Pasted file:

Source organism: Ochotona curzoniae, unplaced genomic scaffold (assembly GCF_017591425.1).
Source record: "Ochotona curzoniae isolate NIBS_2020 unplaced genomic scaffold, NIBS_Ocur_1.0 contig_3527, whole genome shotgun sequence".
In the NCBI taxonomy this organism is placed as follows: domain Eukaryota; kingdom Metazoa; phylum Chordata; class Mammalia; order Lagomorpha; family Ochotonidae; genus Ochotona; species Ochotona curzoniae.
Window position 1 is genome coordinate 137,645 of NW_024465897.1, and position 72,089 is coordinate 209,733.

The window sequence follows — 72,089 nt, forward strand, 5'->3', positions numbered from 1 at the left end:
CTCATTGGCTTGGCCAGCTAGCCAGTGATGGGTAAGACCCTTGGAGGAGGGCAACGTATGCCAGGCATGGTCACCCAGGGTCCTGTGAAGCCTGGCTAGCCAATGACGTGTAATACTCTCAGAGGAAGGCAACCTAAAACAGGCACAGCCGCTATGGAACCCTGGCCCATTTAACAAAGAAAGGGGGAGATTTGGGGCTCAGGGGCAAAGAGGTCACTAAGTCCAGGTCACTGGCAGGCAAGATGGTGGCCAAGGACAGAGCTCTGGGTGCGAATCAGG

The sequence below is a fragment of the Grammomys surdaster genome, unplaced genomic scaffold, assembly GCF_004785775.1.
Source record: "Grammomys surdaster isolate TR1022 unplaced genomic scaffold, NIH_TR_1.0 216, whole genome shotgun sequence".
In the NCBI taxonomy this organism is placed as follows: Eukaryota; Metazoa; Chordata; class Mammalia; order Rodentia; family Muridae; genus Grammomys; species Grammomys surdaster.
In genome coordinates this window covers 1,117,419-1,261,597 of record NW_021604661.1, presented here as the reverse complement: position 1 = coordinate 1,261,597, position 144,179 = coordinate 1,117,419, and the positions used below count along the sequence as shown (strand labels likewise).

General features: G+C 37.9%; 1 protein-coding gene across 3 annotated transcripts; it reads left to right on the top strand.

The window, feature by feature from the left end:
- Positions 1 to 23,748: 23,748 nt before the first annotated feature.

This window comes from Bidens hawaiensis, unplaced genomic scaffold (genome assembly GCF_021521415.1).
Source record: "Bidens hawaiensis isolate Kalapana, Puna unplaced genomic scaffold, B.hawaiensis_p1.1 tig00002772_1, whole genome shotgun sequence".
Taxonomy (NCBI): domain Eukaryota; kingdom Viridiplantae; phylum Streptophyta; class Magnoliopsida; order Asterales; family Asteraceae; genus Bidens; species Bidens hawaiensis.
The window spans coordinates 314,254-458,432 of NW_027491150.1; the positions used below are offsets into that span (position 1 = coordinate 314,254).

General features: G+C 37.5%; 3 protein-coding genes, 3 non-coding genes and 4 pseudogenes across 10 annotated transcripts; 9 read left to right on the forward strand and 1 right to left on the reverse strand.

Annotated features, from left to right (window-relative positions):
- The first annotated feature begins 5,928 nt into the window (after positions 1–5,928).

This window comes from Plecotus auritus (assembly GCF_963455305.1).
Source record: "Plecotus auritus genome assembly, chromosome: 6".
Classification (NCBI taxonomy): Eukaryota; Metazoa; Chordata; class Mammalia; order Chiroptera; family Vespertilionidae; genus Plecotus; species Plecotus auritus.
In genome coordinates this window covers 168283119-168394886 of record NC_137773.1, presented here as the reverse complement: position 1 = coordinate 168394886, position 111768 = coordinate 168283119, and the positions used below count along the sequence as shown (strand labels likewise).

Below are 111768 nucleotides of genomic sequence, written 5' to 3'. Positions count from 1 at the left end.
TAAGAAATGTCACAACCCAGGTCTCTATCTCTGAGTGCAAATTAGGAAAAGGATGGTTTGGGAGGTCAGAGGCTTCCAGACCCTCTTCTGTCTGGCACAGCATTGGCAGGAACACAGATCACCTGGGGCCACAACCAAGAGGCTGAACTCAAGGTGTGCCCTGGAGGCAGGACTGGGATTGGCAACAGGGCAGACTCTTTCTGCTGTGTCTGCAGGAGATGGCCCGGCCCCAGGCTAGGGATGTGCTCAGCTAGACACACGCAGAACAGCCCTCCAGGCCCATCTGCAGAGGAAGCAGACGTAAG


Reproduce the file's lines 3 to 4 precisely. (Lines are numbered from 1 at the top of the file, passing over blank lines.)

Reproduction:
In the NCBI taxonomy this organism is placed as follows: domain Eukaryota; kingdom Metazoa; phylum Chordata; class Mammalia; order Lagomorpha; family Ochotonidae; genus Ochotona; species Ochotona curzoniae.
Window position 1 is genome coordinate 137,645 of NW_024465897.1, and position 72,089 is coordinate 209,733.